The ratio of nonfatal to fatal gunshotinjuries varies by intent
 From 1993 through 1997 there were3.3 nonfatal gunshot injuries fromassault treated in hospital emergencydepartments for every firearm-relatedhomicide. For gunshot injuriessustained unintentionally, there were11.4 nonfatal injuries for every gunshotfatality. Firearm-related suicideattempts were the most likely to resultin a fatality, as there were 0.3 firearm-related attempted suicides for everycompleted suicide.
2
 
Most victims of gunshot injury anddeath from crime were male; almosthalf were black males
From 1993 to 1997 —
ù
Eighty-nine percent of the victims ofnonfatal gunshot wounds from crimewere male; 84% of firearm homicidevictims were male, according to theFBI’s Supplementary HomicideReports (SHR).
ù
Blacks made up 54% of the victimsof nonfatal gunshot wounds from crimeand 54% of the homicide victims.
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Almost 1 in 5 victims of nonfatalgunshot wounds from crime wereHispanic. Equivalent data for homicidevictims are not available in the SHR.According to the Vital Statistics, 18% ofthe homicide victims were Hispanic.
5Unknown**...Other female2Hispanic female3Other male3White female*6Black female15White male*17Hispanic male%49Black male
Percent of victimsof nonfatal gunshotwounds from crime
... Less than .05%.*Represents white, non-Hispanic.**Males of unknown race represented 4.2% ofthe victims, and females of unknown race were0.5%.Source: Centers for Disease Control andPrevention, Firearm Injury Surveillance Study,1993-97.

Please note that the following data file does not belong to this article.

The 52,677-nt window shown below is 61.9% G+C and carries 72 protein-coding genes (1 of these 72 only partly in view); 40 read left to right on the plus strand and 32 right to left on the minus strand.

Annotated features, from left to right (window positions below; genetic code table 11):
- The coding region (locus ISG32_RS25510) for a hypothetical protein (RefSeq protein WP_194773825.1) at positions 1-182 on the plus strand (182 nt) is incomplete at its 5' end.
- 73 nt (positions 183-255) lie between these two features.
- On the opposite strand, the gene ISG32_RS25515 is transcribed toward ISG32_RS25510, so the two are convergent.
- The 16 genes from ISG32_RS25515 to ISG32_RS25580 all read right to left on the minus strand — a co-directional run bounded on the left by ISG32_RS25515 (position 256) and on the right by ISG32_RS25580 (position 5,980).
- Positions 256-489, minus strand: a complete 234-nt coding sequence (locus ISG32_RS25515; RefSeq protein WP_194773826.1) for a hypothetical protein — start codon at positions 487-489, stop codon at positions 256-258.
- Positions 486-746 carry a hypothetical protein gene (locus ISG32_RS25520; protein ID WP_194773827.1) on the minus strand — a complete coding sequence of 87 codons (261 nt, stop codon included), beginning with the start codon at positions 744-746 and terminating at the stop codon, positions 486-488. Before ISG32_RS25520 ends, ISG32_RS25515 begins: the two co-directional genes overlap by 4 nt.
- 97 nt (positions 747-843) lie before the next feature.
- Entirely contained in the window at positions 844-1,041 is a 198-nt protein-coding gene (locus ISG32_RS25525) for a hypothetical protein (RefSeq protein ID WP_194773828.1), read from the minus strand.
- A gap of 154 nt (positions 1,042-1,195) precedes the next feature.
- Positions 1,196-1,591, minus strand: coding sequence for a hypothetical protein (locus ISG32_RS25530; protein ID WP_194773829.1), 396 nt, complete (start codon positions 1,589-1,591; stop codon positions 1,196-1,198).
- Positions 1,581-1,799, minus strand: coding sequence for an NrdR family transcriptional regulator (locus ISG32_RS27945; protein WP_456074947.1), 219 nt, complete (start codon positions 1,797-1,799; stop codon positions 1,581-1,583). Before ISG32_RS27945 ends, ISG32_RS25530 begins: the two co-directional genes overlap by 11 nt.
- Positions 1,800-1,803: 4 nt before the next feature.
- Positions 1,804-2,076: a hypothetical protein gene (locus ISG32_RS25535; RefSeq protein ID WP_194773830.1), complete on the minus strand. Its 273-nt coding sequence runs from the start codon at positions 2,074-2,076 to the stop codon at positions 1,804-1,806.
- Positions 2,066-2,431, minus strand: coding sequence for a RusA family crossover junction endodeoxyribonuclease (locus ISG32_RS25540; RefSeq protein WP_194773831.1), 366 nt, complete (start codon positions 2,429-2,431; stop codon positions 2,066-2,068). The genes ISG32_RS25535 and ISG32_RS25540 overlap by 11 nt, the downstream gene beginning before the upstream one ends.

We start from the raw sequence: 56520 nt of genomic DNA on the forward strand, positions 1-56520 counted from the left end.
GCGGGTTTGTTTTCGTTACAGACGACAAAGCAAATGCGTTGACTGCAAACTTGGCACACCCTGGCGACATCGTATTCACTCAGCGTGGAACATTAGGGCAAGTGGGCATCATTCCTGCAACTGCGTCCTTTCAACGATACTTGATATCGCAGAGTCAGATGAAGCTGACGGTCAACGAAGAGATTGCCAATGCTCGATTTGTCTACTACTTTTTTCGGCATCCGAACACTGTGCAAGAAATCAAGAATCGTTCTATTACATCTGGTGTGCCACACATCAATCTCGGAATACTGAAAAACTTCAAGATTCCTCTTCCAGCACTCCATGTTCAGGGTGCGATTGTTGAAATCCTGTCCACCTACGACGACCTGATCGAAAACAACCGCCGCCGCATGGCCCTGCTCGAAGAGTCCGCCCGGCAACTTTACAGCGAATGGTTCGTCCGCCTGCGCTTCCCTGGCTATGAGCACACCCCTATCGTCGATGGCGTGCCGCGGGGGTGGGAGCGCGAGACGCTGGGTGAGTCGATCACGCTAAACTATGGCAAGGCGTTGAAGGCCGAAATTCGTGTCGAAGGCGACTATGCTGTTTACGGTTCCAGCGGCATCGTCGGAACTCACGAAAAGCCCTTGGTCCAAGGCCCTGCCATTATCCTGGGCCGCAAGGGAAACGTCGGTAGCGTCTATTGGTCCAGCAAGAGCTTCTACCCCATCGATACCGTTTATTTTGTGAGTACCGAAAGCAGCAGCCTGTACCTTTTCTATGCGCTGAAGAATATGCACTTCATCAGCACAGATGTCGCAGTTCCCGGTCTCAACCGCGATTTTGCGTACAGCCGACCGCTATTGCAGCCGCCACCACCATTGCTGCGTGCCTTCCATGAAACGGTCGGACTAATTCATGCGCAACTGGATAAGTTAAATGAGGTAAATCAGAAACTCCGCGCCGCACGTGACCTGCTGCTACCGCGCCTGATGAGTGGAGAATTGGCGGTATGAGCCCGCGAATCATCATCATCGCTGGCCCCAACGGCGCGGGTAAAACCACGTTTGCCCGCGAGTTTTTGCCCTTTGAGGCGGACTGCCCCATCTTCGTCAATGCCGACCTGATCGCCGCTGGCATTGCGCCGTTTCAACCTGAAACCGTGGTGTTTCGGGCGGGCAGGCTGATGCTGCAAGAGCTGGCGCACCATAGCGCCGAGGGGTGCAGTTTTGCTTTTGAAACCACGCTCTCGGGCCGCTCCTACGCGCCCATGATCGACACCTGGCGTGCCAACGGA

Black males ages 15 to 24 made up26% of all the victims of nonfatalgunshot wounds from crime and 22%of the homicide victims.While the majority of victims of nonfataland fatal gunshot wounds from crime2
Firearm Injury and Death from Crime, 1993-97 
 
2
V. Beaman, J.L. Annest, J.A. Mercy, M.Kresnow, and D.A. Pollock, “Lethality offirearm-related injuries in the United Statespopulation,”
Annals of Emergency Medicine 
,35:258-266, 2000.
1
C.W. Burt and L.A. Fingerhut. “Injury visits tohospital emergency departments: United States,1992-95,” National Center for Health Statistics,
Vital Health Statistics,
13:131, 1998.
 
were black, most victims of uninten-tional firearm injury and death andsuicides and suicide attempts withfirearms were white.
Many victims of nonfatal and fatalgunshot wounds from crime werejuveniles and young adults
40584525 andolder19171921-2424141918-201581315-172%2%3%14 andunder
HomicideNonfatalassaultAgeFirearmhomicideoffend-ersVictims of firearminjury
Note: May not total to 100%. Data on personsof unknown age are not presented.Sources: Centers for Disease Control andPrevention, Firearm Injury Surveillance Study,1993-97, andFBI, Uniform Crime Reports,Supplementary Homicide Reports, 1993-97.